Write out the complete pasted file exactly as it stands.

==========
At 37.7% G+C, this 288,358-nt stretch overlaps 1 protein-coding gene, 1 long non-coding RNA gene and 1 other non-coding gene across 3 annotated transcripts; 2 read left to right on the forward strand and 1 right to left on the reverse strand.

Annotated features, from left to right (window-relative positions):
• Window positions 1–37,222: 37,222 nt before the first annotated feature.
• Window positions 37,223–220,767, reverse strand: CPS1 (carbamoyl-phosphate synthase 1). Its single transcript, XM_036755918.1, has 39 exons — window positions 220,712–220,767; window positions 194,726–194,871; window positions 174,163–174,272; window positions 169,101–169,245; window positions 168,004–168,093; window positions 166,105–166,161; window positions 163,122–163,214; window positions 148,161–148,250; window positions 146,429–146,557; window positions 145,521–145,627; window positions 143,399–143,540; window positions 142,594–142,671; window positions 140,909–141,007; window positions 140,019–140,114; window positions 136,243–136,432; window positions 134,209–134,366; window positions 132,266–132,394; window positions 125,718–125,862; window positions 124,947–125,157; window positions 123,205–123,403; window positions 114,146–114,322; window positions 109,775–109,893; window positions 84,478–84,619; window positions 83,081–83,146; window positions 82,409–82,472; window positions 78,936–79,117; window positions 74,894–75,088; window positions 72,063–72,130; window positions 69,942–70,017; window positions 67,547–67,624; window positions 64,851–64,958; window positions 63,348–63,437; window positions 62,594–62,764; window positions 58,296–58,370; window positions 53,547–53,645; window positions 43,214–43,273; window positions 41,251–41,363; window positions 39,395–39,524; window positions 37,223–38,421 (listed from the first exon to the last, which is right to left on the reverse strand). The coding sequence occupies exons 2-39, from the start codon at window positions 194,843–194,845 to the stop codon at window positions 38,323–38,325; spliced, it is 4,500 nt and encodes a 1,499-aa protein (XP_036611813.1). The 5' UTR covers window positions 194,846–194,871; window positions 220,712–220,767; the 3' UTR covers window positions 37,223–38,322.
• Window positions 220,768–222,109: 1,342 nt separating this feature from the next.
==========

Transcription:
At 37.7% G+C, this 288,358-nt stretch overlaps 1 protein-coding gene, 1 long non-coding RNA gene and 1 other non-coding gene across 3 annotated transcripts; 2 read left to right on the forward strand and 1 right to left on the reverse strand.

Annotated features, from left to right (window-relative positions):
• Window positions 1–37,222: 37,222 nt before the first annotated feature.
• Window positions 37,223–220,767, reverse strand: CPS1 (carbamoyl-phosphate synthase 1). Its single transcript, XM_036755918.1, has 39 exons — window positions 220,712–220,767; window positions 194,726–194,871; window positions 174,163–174,272; window positions 169,101–169,245; window positions 168,004–168,093; window positions 166,105–166,161; window positions 163,122–163,214; window positions 148,161–148,250; window positions 146,429–146,557; window positions 145,521–145,627; window positions 143,399–143,540; window positions 142,594–142,671; window positions 140,909–141,007; window positions 140,019–140,114; window positions 136,243–136,432; window positions 134,209–134,366; window positions 132,266–132,394; window positions 125,718–125,862; window positions 124,947–125,157; window positions 123,205–123,403; window positions 114,146–114,322; window positions 109,775–109,893; window positions 84,478–84,619; window positions 83,081–83,146; window positions 82,409–82,472; window positions 78,936–79,117; window positions 74,894–75,088; window positions 72,063–72,130; window positions 69,942–70,017; window positions 67,547–67,624; window positions 64,851–64,958; window positions 63,348–63,437; window positions 62,594–62,764; window positions 58,296–58,370; window positions 53,547–53,645; window positions 43,214–43,273; window positions 41,251–41,363; window positions 39,395–39,524; window positions 37,223–38,421 (listed from the first exon to the last, which is right to left on the reverse strand). The coding sequence occupies exons 2-39, from the start codon at window positions 194,843–194,845 to the stop codon at window positions 38,323–38,325; spliced, it is 4,500 nt and encodes a 1,499-aa protein (XP_036611813.1). The 5' UTR covers window positions 194,846–194,871; window positions 220,712–220,767; the 3' UTR covers window positions 37,223–38,322.
• Window positions 220,768–222,109: 1,342 nt separating this feature from the next.